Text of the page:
Treejack Improvements: Bloopers and Deleted Scenes

Andrew Mayfield

We’ve recently overhauled the Optimal Workshop analysis tools across the board. It was a total rebuild project (ask me how I feel about rebuilds over a whisky sometime) with the aim of "Parity, but better".  I'm able to now say that we've done it. It's a dream come true, or a nightmare come to an end, depending how you look at it. We're publishing a separate post next week announcing what's new.

For now though, this is a short post with an apology, for we removed a feature from Treejack we'd thought would not be missed — and we were wrong.

Down with the spreadsheet! Long live the spreadsheet!

When Treejack was first built back in 2009, most results and analysis tools could be found in the downloadable spreadsheet. We knew this had all sorts of limitations, but it also gave researchers all sorts of flexibility when analyzing their tree testing results.

We recently finished doing what we've been intending to do all along, which is adding all available reports to Treejack itself. Researchers can now access First Clicks, Paths, and Destinations data alongside the usual suspects (Task results, Pietrees, Question responses, and so on).  We then thought it sensible to leave them out of the new “raw data” downloadable spreadsheet, as after all, they're summary reports, not raw data at all. And we started work on actual raw data exports, quite certain we'd improved things for everyone.

But alas, this wasn't the case. We found out that some of you felt like we'd pulled the rug out from under you. Blooper. Yes. I’m very sorry about that. It turns out that lots of people are using the downloadable spreadsheet for further analysis.

This is so obvious in hindsight. How researchers use the spreadsheet is something our user testing hasn't touched on much, and as it occurs in other applications (like Excel) it’s not in our analytics either. This is one of the shortcomings of our user testing routine, I guess. We don’t often get the opportunity to observe people in their own context, doing the things they do: taking their research right to conclusion, generating their own reports, answering a colleague's requests for more detail, or working on alternate presentation methods to suit their own special project needs.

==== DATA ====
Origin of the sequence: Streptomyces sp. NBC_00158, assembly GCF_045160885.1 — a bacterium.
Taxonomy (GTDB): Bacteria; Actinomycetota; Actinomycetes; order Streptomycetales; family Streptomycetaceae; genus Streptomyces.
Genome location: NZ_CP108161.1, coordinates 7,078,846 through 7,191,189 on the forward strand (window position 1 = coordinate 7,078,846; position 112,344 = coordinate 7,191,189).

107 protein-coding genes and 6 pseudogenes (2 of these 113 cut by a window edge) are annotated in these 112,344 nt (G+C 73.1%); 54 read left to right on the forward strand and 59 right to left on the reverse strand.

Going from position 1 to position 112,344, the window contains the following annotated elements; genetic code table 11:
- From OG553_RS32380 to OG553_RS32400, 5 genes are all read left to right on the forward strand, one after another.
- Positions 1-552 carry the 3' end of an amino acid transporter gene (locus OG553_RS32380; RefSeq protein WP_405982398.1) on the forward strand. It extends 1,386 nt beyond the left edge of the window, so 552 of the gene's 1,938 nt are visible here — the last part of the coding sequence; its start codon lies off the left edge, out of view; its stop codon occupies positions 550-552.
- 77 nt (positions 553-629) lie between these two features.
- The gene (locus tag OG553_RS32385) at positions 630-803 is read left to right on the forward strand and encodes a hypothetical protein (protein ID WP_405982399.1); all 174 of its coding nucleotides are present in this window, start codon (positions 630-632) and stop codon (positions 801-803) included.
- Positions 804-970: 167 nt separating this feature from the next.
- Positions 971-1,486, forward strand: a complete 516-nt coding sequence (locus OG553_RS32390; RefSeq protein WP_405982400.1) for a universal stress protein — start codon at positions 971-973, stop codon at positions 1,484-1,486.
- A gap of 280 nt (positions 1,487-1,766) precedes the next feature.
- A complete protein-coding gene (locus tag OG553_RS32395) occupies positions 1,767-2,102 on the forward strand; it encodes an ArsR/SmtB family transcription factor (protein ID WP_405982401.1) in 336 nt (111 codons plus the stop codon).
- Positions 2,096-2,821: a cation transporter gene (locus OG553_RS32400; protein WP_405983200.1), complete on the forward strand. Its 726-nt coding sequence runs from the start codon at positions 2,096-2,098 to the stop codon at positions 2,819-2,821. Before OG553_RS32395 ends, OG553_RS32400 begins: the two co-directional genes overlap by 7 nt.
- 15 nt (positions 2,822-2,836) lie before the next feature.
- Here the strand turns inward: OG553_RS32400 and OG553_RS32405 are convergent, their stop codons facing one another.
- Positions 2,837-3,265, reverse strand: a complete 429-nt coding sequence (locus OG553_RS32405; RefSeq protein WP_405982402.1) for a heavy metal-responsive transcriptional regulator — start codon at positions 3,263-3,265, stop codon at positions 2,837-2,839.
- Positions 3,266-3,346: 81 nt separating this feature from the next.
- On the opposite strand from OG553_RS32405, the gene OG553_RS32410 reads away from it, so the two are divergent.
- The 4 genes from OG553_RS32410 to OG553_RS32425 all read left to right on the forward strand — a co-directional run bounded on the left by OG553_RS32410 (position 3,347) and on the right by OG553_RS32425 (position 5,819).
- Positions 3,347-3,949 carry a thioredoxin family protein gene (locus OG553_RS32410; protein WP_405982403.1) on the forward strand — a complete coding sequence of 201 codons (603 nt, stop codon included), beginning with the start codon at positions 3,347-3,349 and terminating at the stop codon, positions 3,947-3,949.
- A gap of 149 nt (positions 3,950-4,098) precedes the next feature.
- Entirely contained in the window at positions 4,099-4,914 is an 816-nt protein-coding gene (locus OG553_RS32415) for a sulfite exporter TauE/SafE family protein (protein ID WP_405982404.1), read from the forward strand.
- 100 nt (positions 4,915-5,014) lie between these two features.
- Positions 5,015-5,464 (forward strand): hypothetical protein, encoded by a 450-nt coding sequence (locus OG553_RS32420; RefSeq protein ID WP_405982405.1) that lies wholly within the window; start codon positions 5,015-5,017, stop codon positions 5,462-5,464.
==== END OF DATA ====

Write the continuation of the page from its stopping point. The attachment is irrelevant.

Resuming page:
We have taken all the feedback very seriously. As painful as it has been to effectively remove a feature and find ourselves in hot water with our beloved user research community, and as sorry as I am that we’ve caused such an inconvenience for a lot of people, I really do appreciate all the things we’ve learned about how folks are using Treejack. We’ve already made some small changes, and now have new ideas for making it even better in the future.

Today though, I'm happy to tell you that the full spreadsheet is back: it contains the First Clicks, Paths, and Destinations data that has been conspicuously missing this week.

As with everything though, we've had to completely rebuild the export mechanism for the new architecture and some things have changed. So here's a list of the differences you can expect to see in the new Treejack spreadsheet download (with detail for those of you who might need to adjust some macros):

  • It is now an .xlsx file, not an .xls
  • All tabs
    • Colors have changed. They now coordinate with what you see in other Treejack reports
    • Tabs are ordered more logically: First Clicks, Paths, Destinations
  • First Clicks tab
    • Added a column on the left for task numbers
  • Paths tab
    • Now distinguishes between direct/indirect failures and skips
    • Paths no longer begin with a superfluous space character
    • Added row at the top for task numbers
  • Destinations tab
    • Now distinguishes between direct/indirect failures and skips
    • "Overall" terminology has been changed to "Total", and totals now appear below their sub parts (direct/indirect)
    • Destination cells with no data will now appear blank, rather than zero
    • There are now averages for both “success/failure/skip” numbers and percentages
    • All the participant count figures have been clustered together and the percentages have been clustered together for easier reading
    • Surveys Completed cell has been split into separate count and percentage cells
    • An extra row for task numbers has been added above the task names

Thanks everyone.

Andrew Mayfield

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